Ving Tsun has plenty of drills. Each drill is performed with a partner to practice contact and resistance. The student begins learning defensive maneuvers using such as slapping and forearm blocks along with the sun fist as a striking technique. Over time however, these drills evolve to subtle uses of the forearm and slapping parries, evasions, low kicks, palm and elbow striking with each drill learned. Each partner will switch roles to practice doing both initiating the attack and defense. The following list is by no means comprehensive, but will serve as a good overview of what we study in Ving Tsun Kung Fu:
Pak Sao is a blocking drill in which the attacker asserts control of the center through continuous sun fist strikes. The defender meanwhile uses their pak, or palm block, to deflect these attacks and dominate center.
Pak Dar is an advancement over Pak Sao in which the goals of the exercise are the same with the added step of using a simultaneous sun fist in addition to the defensive pak sao; this maneuver allows for simultaneous attack and defense. This drill introduces the student to the idea of an interplay between attack and defense options.
Lop Sao begins with the positioning of a sun fist (chum choi) over and against their partner’s bong sao (wing block). The partner who begins with the bong sao arm will then take center control away from the side with a reverse palm block (wu sao). Variations of this counter exist, including the formation of the wu sao into a grab while striking. At this point, the defending partner will neutralize the punch using their own bong sao. From here, the exercise flows back and forth between each person. Partners should switch sides to work each arm.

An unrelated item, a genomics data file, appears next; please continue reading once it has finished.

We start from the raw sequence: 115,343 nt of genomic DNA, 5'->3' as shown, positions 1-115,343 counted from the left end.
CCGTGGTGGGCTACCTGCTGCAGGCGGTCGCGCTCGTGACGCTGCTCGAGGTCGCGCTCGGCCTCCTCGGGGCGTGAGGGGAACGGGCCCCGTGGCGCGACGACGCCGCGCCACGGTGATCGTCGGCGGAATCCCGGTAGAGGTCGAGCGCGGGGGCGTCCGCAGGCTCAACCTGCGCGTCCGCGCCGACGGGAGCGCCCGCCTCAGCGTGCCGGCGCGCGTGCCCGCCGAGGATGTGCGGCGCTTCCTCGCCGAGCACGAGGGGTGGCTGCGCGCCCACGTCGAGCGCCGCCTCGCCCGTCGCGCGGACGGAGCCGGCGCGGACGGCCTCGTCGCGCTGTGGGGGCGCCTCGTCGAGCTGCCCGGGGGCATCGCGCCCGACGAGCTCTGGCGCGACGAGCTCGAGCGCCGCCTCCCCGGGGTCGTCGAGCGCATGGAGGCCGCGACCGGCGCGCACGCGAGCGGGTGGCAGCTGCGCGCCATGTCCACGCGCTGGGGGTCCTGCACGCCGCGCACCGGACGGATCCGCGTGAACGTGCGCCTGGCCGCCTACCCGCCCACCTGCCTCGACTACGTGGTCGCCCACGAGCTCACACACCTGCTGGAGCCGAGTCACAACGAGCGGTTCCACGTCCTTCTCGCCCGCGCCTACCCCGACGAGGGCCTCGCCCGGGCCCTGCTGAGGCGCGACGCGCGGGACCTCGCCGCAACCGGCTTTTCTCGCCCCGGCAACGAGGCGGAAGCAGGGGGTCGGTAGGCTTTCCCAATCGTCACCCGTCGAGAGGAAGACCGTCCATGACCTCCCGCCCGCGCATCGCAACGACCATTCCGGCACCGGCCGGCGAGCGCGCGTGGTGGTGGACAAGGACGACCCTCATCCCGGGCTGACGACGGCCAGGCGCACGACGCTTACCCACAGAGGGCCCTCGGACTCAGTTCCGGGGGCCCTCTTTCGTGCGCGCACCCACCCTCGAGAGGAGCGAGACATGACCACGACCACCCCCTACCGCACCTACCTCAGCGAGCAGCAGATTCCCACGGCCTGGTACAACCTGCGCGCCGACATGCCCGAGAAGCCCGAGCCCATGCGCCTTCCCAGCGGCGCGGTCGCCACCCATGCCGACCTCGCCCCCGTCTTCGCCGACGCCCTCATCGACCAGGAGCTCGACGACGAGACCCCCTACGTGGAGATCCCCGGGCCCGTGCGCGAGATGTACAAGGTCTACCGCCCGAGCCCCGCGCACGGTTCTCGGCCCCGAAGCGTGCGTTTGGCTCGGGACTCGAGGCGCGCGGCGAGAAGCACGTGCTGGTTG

Dan Chi Sao:
The skills developed in Lop Sao: sensitivity through contact, the flow and interplay between attack and defense are required for this next exercise, Dan Chi Sao. Dan Chi Sao is the precursor to a much more advanced exercise called Chi Sao. The preliminary Dan Chi Sao requires the application of the various blocks and strikes learned up to this point: tan sao, bong sao, fook sao, chum choi (sun fist), and dim jarn. This drill can be practiced at a regular speed to practice reflexive counterattacking skills, or it may be used at a more slower pace to work on details of the form as well as the horse stance.
Luk Sao furthers the concept of Dan Chi Sao by using both arms instead of one. Luk Sao also introduces the “rolling” of the hands where blocks change form with each revolution. This drill challenges the practitioner to adapt to continuous change in motion and to maintain proper form while doing so. Training in Luk Sao usually marks the beginning of more intermediate levels of Ving Tsun curriculum.
Jip Sao Jao Sao:
Jip Sao Jao Sao begins in the Luk Sao position using the same continuous revolutions of rolling hands. How this exercise differs however is that one partner will push their horse forward or backward while the other maintains contact and proper hand form. This is apropos of the loose translation of the exercise, “running and catching hands”. The drill also begins to add in different kinds of attacks and “changes”, where the initiator of the change will compromise the structure of their partner to gain an opening for a strike. The defender is tasked with adaptive techniques tasked for defense of these offensive techniques. Maintaining proper form in the hands and body is also paramount.